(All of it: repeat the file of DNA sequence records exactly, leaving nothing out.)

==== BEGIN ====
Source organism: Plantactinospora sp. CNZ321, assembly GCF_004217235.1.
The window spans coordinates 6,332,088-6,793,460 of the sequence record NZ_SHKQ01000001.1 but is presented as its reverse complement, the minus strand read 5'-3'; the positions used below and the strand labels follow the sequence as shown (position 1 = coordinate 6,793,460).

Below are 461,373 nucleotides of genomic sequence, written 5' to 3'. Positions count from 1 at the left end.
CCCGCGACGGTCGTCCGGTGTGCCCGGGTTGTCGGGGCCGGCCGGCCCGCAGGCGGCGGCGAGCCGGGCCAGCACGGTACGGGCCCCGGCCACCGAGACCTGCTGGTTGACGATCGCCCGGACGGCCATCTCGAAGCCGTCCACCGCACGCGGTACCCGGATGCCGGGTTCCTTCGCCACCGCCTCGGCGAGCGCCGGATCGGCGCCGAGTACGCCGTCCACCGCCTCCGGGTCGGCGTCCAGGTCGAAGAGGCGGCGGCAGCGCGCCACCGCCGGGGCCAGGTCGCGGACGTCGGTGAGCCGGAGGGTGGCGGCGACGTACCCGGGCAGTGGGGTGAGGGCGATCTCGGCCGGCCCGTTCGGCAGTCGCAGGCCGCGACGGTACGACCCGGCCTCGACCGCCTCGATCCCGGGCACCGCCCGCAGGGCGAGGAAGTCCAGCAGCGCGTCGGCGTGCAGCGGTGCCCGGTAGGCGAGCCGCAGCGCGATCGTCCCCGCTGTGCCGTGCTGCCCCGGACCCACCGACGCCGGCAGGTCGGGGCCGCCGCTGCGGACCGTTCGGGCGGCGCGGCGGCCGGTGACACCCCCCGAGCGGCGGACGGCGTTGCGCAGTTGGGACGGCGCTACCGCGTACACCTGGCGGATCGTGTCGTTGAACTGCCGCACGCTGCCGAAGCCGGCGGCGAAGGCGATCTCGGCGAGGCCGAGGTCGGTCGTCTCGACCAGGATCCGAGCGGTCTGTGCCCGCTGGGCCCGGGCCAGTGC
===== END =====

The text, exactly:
Source organism: Plantactinospora sp. CNZ321, assembly GCF_004217235.1.
The window spans coordinates 6,332,088-6,793,460 of the sequence record NZ_SHKQ01000001.1 but is presented as its reverse complement, the minus strand read 5'-3'; the positions used below and the strand labels follow the sequence as shown (position 1 = coordinate 6,793,460).

Below are 461,373 nucleotides of genomic sequence, written 5' to 3'. Positions count from 1 at the left end.
CCCGCGACGGTCGTCCGGTGTGCCCGGGTTGTCGGGGCCGGCCGGCCCGCAGGCGGCGGCGAGCCGGGCCAGCACGGTACGGGCCCCGGCCACCGAGACCTGCTGGTTGACGATCGCCCGGACGGCCATCTCGAAGCCGTCCACCGCACGCGGTACCCGGATGCCGGGTTCCTTCGCCACCGCCTCGGCGAGCGCCGGATCGGCGCCGAGTACGCCGTCCACCGCCTCCGGGTCGGCGTCCAGGTCGAAGAGGCGGCGGCAGCGCGCCACCGCCGGGGCCAGGTCGCGGACGTCGGTGAGCCGGAGGGTGGCGGCGACGTACCCGGGCAGTGGGGTGAGGGCGATCTCGGCCGGCCCGTTCGGCAGTCGCAGGCCGCGACGGTACGACCCGGCCTCGACCGCCTCGATCCCGGGCACCGCCCGCAGGGCGAGGAAGTCCAGCAGCGCGTCGGCGTGCAGCGGTGCCCGGTAGGCGAGCCGCAGCGCGATCGTCCCCGCTGTGCCGTGCTGCCCCGGACCCACCGACGCCGGCAGGTCGGGGCCGCCGCTGCGGACCGTTCGGGCGGCGCGGCGGCCGGTGACACCCCCCGAGCGGCGGACGGCGTTGCGCAGTTGGGACGGCGCTACCGCGTACACCTGGCGGATCGTGTCGTTGAACTGCCGCACGCTGCCGAAGCCGGCGGCGAAGGCGATCTCGGCGAGGCCGAGGTCGGTCGTCTCGACCAGGATCCGAGCGGTCTGTGCCCGCTGGGCCCGGGCCAGTGC